Today, Esperanza Arevalo sells popular mesquite tortillas to a devoted clientele at farmers’ markets throughout Tucson. But she started at the corner of Ajo Way and Highway 85, standing alongside her father under the Tucson sun.
“It was just after 9/11,” Arevalo said. “When I lost my job, and my dad and I started selling tortillas.” They made flour tortillas in those days, until one day a University of Arizona ethnobiologist, Gary Nabhan, came to their table with a life-changing question. “He stopped to buy flour tortillas,” said Arevalo. “And he asked us if we could make him some mesquite tortillas. My dad said ‘We’ll try and see what we can do.’”
“Mesquite is very unique,” she continued. “It’s native to this region, and we have lost touch with so many native things. People have tried to make tortillas from mesquite flour, but it’s so hard, and they have often forgotten the formula.” Arevalo’s father, Javier, invented a mesquite recipe, and the family started making tortillas for Nabhan. “It just took off,” she said. Her father founded Tortilleria Arevalo, which specializes in mesquite tortillas. They use mesquite flour from Peru because it’s smoother than wild Sonoran mesquite.
“We mix in wheat flour and olive oil. It’s high-protein and high-fiber—great for people who are diabetic,” said Arevalo. She also makes a gluten-free mesquite tortilla, as well as two different kinds of mesquite cookies. “The gluten-free, chocolate chip walnut cookies are best,” she said. Arevalo’s favorite mesquite meal is a tostada with mozzarella cheese, tomatoes, avocados, and salt and pepper.
“It’s an art, to make a mesquite tortilla,” Arevalo said. “If you don’t feel like making them, they don’t come out right. The mesquite flour is gooey, and you have to put in just the right amount of oil. It has to be just perfect.” The tortillas change with the weather, too, she said. “If it’s very moist, or very cold, you’re going to be in trouble making them. It’s funny, but it’s true.”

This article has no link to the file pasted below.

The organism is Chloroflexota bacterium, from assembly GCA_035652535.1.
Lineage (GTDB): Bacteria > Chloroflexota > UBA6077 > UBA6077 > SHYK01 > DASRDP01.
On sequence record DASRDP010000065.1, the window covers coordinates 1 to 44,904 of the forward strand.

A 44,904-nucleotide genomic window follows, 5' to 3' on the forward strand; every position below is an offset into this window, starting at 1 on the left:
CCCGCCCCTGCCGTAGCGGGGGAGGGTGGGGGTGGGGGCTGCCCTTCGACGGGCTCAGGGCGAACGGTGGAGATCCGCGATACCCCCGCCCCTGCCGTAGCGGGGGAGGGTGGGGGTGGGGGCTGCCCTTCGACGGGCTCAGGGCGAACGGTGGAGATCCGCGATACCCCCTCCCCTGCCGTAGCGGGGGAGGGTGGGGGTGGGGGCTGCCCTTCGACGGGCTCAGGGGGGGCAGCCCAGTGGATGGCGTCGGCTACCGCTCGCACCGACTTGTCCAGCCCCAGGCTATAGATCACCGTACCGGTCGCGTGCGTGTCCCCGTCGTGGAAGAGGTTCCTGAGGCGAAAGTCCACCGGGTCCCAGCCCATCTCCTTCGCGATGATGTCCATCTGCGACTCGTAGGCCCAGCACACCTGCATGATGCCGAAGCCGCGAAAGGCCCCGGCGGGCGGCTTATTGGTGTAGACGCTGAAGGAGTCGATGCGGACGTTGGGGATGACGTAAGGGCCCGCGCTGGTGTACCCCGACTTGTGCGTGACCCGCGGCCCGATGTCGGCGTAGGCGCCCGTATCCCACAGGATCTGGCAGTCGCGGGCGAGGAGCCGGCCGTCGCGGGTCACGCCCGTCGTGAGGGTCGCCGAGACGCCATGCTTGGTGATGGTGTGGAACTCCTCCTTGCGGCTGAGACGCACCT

Since her father developed cancer, Arevalo runs her family’s business with help of friends and family. “My dad, my mom, and I used to work long hours. Now that I have help it’s not as heavy.” She still makes mesquite tortillas for Nabhan. “He is a very nice man and a good friend.”
Arevalo awakens at 2 or 3 o’clock in the morning to begin baking. It takes her about five hours to prepare 40 packages of mesquite tortillas in the commercial kitchen she uses in Three Points, “in the middle of nowhere!” she said, laughing. “I have a window there, and the beautiful rising sun,” she said. “It makes everything good for the market.”
You can find Tortilleria Arevalo at Trail Dust Town Farmers’ Market, Fridays 9 a.m. – 1 p.m.; Oro Valley Farmers’ Market, Saturday 9 a.m. – 1 p.m., and Rillito Park, Sundays 8 a.m. – noon. Arevalo’s tortillas are also for sale at New Life Health Center, with two locations on Speedway Boulevard and Broadway Boulevard, and Aqua Vita at Country Club and Glenn.